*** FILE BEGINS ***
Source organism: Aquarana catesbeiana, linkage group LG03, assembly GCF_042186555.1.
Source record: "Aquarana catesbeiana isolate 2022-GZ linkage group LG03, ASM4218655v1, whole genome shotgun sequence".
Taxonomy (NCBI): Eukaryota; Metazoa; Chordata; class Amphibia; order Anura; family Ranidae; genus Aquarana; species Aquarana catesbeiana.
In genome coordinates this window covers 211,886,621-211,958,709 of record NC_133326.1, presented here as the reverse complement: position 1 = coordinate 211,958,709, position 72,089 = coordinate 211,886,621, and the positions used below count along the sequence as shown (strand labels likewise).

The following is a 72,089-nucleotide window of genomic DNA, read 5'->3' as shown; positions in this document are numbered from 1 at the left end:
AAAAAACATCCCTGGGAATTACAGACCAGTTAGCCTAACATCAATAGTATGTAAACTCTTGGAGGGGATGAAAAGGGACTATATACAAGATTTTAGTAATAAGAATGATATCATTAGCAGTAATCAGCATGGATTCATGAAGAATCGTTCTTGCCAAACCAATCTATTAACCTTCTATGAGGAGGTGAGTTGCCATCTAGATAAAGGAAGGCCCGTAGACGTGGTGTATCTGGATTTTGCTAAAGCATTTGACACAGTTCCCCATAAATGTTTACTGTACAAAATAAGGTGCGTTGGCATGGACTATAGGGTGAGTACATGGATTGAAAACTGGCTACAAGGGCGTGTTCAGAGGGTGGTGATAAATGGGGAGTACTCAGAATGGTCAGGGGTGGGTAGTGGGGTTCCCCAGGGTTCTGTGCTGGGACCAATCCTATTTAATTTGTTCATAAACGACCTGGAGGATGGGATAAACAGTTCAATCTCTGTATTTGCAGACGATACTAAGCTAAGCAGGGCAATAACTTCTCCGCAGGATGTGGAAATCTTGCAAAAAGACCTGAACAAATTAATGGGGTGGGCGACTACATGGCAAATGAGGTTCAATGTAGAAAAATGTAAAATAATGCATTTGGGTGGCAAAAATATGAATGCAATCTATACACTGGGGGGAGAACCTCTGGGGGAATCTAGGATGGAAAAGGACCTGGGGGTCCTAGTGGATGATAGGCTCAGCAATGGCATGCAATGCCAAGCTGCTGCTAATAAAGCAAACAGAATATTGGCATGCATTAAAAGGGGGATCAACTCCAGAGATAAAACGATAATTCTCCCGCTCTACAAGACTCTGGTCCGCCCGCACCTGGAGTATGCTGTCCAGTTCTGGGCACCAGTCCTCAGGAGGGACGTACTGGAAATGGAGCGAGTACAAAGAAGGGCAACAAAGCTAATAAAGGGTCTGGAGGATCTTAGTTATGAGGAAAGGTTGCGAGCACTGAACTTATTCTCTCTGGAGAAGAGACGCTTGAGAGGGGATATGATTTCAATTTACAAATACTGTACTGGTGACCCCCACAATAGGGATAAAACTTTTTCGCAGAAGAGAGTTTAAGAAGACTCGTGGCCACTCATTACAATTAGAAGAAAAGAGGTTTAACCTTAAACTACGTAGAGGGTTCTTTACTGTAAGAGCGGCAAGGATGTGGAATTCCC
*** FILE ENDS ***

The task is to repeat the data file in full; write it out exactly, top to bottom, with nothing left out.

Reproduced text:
Source organism: Aquarana catesbeiana, linkage group LG03, assembly GCF_042186555.1.
Source record: "Aquarana catesbeiana isolate 2022-GZ linkage group LG03, ASM4218655v1, whole genome shotgun sequence".
Taxonomy (NCBI): Eukaryota; Metazoa; Chordata; class Amphibia; order Anura; family Ranidae; genus Aquarana; species Aquarana catesbeiana.
In genome coordinates this window covers 211,886,621-211,958,709 of record NC_133326.1, presented here as the reverse complement: position 1 = coordinate 211,958,709, position 72,089 = coordinate 211,886,621, and the positions used below count along the sequence as shown (strand labels likewise).

The following is a 72,089-nucleotide window of genomic DNA, read 5'->3' as shown; positions in this document are numbered from 1 at the left end:
AAAAAACATCCCTGGGAATTACAGACCAGTTAGCCTAACATCAATAGTATGTAAACTCTTGGAGGGGATGAAAAGGGACTATATACAAGATTTTAGTAATAAGAATGATATCATTAGCAGTAATCAGCATGGATTCATGAAGAATCGTTCTTGCCAAACCAATCTATTAACCTTCTATGAGGAGGTGAGTTGCCATCTAGATAAAGGAAGGCCCGTAGACGTGGTGTATCTGGATTTTGCTAAAGCATTTGACACAGTTCCCCATAAATGTTTACTGTACAAAATAAGGTGCGTTGGCATGGACTATAGGGTGAGTACATGGATTGAAAACTGGCTACAAGGGCGTGTTCAGAGGGTGGTGATAAATGGGGAGTACTCAGAATGGTCAGGGGTGGGTAGTGGGGTTCCCCAGGGTTCTGTGCTGGGACCAATCCTATTTAATTTGTTCATAAACGACCTGGAGGATGGGATAAACAGTTCAATCTCTGTATTTGCAGACGATACTAAGCTAAGCAGGGCAATAACTTCTCCGCAGGATGTGGAAATCTTGCAAAAAGACCTGAACAAATTAATGGGGTGGGCGACTACATGGCAAATGAGGTTCAATGTAGAAAAATGTAAAATAATGCATTTGGGTGGCAAAAATATGAATGCAATCTATACACTGGGGGGAGAACCTCTGGGGGAATCTAGGATGGAAAAGGACCTGGGGGTCCTAGTGGATGATAGGCTCAGCAATGGCATGCAATGCCAAGCTGCTGCTAATAAAGCAAACAGAATATTGGCATGCATTAAAAGGGGGATCAACTCCAGAGATAAAACGATAATTCTCCCGCTCTACAAGACTCTGGTCCGCCCGCACCTGGAGTATGCTGTCCAGTTCTGGGCACCAGTCCTCAGGAGGGACGTACTGGAAATGGAGCGAGTACAAAGAAGGGCAACAAAGCTAATAAAGGGTCTGGAGGATCTTAGTTATGAGGAAAGGTTGCGAGCACTGAACTTATTCTCTCTGGAGAAGAGACGCTTGAGAGGGGATATGATTTCAATTTACAAATACTGTACTGGTGACCCCCACAATAGGGATAAAACTTTTTCGCAGAAGAGAGTTTAAGAAGACTCGTGGCCACTCATTACAATTAGAAGAAAAGAGGTTTAACCTTAAACTACGTAGAGGGTTCTTTACTGTAAGAGCGGCAAGGATGTGGAATTCCC